Authors: Dennis McKenna
The Brotherhood of the Screaming Abyss
My Life with Terence McKenna
An imprint of North Star Press of St. Cloud, Inc.
Copyright 2012 © by Dennis McKenna
All rights reserved. No part of this book may be used or reproduced in any manner whatsoever without written permission, except in the case of brief quotations embodied in articles and reviews. For information and permission, please contact the publisher.
Design and layout: Mark Odegard
Editing: Jeremiah Creedon
The following works are used by permission:
Photographs by Sara Hartley.
Photograph by Jeremy Bigwood.
Photograph by Jill Wagner
Maps by Mark Odegard.
Drawing on title page by Janet Gordon.
Excerpts from TRUE HALLUCINATIONS by TERENCE MCKENNA.
Copyright © 1993 by Terence McKenna. Reprinted courtesy of HarperCollins Publishers.
Poem by William P. Watson, “Pursuing To Peru The G’nostic Guru,”
printed by permission of the author.
Portions of Chapter 46 are adapted from an essay by the author that appeared in
Ayahuasca Reader: Encounters with the Amazon’s Sacred Vine,
edited by Luis Eduardo Luna and Steven F. White (2000).
An imprint of North Star Press of St. Cloud, Inc.
P.O. Box 451
St. Cloud, Minnesota 56302
10 9 8 7 6 5 4 3 2 1
Library of Congress Cataloging-in-Publication Data is available.
Library of Congress Control Number: 2012951930
For more information visit the book’s website:
The Brotherhood of the screaming abyss: my life with Terence McKenna / by Dennis McKenna
To our Mother and Father, Hazelle and Joe McKenna, who loved us through it all.
Table of Contents
The past is never dead. It’s not even past.
Reality is a hallucination concocted by our brains.
Memory is a fragmented tapestry patched with confabulation.
Within those constraints, I have portrayed the events and people in this book as accurately as possible.
A few names have been changed to protect the innocent, or in some cases, the guilty.
When Dennis asked me to write a foreword for this book, I was surprised and delighted. It had never occurred to me that such a book would require any foreword at all. Dennis is a well-respected researcher and thinker, and many of us have read his scientific papers or listened with pleasure to his interdisciplinary lectures, which combine ethnobotany, psychopharmacology, history, and philosophical reflections. But this is not an academic book. It is the long-awaited account of his lifelong relationship with his older brother Terence, the great raconteur of wide-reaching philosophical and eschatological ideas. In other words, what we have here is the privilege of going behind the curtains and peering into the private lives of these two extraordinary brothers, the poet and the scientist, the public figure and the more retiring originator of ideas, one who haunts us from the invisible yet pervasive World Wide Web (his words still fresh and even more relevant twelve years after his death), the other still with us, wise, and with an acute sense of humor. Like his brother, Dennis is a teacher from whom we still have much to learn.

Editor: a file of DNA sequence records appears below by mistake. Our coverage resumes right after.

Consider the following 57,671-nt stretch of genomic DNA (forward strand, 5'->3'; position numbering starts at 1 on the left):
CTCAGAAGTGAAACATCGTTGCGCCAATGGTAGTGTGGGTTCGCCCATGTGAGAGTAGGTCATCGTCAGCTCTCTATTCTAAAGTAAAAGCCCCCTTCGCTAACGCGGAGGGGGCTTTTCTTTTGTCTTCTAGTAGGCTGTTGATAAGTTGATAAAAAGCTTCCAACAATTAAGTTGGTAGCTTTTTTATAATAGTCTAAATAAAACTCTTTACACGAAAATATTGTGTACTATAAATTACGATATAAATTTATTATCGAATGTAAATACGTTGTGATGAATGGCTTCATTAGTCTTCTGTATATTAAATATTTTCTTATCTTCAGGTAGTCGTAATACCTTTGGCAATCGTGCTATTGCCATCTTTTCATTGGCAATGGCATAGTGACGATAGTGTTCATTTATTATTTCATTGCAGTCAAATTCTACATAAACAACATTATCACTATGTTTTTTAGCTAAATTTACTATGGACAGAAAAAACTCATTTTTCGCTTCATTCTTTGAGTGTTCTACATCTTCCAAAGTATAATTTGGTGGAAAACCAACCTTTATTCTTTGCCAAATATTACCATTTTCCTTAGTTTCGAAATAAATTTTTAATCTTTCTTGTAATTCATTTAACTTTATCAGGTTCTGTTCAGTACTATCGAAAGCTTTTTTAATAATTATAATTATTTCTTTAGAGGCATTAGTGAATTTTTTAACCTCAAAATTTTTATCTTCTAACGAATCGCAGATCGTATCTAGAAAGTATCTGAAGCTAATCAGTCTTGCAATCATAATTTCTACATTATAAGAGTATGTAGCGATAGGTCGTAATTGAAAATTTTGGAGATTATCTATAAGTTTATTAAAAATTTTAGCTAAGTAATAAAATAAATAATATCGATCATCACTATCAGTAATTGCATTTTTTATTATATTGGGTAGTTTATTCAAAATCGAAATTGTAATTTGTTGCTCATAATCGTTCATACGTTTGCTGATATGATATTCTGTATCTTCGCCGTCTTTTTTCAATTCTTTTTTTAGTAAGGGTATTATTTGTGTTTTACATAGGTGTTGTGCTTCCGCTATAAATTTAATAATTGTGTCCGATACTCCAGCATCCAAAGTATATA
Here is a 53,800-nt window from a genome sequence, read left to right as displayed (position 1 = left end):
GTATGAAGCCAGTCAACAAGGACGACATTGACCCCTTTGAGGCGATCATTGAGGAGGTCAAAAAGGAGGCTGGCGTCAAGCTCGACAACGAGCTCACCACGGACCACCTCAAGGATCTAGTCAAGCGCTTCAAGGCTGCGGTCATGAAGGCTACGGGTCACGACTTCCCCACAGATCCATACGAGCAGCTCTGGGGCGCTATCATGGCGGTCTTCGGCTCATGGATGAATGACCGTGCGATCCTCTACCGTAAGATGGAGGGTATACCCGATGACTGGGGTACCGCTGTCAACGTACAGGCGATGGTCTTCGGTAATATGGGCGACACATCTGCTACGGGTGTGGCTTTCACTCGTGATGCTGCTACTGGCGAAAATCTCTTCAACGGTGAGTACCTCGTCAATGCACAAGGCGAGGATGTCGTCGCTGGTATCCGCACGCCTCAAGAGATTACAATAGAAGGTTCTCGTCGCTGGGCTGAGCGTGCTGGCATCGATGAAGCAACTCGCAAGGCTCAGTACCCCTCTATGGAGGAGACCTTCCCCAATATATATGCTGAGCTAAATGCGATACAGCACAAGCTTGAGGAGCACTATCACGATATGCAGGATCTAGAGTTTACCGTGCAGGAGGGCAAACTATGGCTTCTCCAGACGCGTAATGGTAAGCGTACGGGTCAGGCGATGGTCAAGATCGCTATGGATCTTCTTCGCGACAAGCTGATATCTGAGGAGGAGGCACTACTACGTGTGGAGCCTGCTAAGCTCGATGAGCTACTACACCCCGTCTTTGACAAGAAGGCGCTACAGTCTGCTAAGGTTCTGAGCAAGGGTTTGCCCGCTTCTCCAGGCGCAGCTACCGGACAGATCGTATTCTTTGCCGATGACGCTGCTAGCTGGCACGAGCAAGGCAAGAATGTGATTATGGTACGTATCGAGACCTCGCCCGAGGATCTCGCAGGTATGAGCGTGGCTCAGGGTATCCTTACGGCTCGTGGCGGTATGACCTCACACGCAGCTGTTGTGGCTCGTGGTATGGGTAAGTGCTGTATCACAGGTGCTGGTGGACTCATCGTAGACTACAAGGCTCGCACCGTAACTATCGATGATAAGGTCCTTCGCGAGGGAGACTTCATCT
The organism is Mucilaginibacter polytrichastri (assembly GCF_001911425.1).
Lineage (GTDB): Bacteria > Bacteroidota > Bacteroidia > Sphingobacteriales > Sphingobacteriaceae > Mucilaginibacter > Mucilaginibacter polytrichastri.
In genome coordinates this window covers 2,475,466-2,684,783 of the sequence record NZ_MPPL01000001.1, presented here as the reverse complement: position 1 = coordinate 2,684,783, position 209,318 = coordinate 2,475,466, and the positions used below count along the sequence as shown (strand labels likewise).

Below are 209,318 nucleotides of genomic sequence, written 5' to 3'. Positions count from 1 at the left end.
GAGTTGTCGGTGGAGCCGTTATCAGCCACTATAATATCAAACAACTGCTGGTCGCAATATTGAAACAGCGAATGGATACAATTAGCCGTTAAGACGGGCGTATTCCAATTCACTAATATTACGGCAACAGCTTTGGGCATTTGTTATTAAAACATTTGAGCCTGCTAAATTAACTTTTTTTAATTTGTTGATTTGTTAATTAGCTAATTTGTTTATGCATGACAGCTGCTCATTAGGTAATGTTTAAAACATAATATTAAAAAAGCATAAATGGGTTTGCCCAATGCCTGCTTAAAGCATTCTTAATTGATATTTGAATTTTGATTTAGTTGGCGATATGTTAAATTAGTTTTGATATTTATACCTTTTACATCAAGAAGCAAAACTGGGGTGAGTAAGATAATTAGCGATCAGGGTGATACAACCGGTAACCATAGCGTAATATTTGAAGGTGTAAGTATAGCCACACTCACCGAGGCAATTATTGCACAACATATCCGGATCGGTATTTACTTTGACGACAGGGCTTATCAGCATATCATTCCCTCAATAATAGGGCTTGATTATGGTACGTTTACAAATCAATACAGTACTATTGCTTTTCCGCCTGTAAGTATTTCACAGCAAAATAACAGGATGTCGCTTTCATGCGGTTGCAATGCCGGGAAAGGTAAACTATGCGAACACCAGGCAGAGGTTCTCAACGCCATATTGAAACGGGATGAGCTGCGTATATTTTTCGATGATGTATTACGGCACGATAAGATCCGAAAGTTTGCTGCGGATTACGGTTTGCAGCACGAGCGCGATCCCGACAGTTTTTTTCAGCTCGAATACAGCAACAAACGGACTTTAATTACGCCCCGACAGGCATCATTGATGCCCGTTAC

I had the great good luck to meet Terence in my native Colombia at the end of 1971, when we were both still young. It was the beginning of a friendship that lasted until 2000, the year he died. I met Dennis in 1981, though in a sense I knew him well before then, because Terence spoke frequently of his brother, describing him as a genius and the source of some of the ideas that captivated him.
When Terence and I met, I was on vacation, visiting my family in Florencia, then a small frontier town located between the flanks of the Cordillera Oriental, the Eastern range of the Andes, and the Amazon rainforest. I recently had finished five years of studies at the Universidad Complutense in Madrid and planned to return to Europe two months later. Earlier the same year, Terence, Dennis, and some friends, while traveling in the Colombian Amazon area, had performed what they called the “experiment at La Chorrera,” later described by Terence in his book
. Terence was an enthusiastic and effervescent thinker, and I was an eager listener and interlocutor. Terence and his companion at the time, known in this book as “Ev,” moved with me to “Villa Gloria,” a pompous name for a simple wooden country house that belonged to my parents. Located a few kilometers outside Florencia, with one faucet and no electricity, the place had the advantage of seclusion for work and experimentation. Terence was starting to write what later became
The Invisible Landscape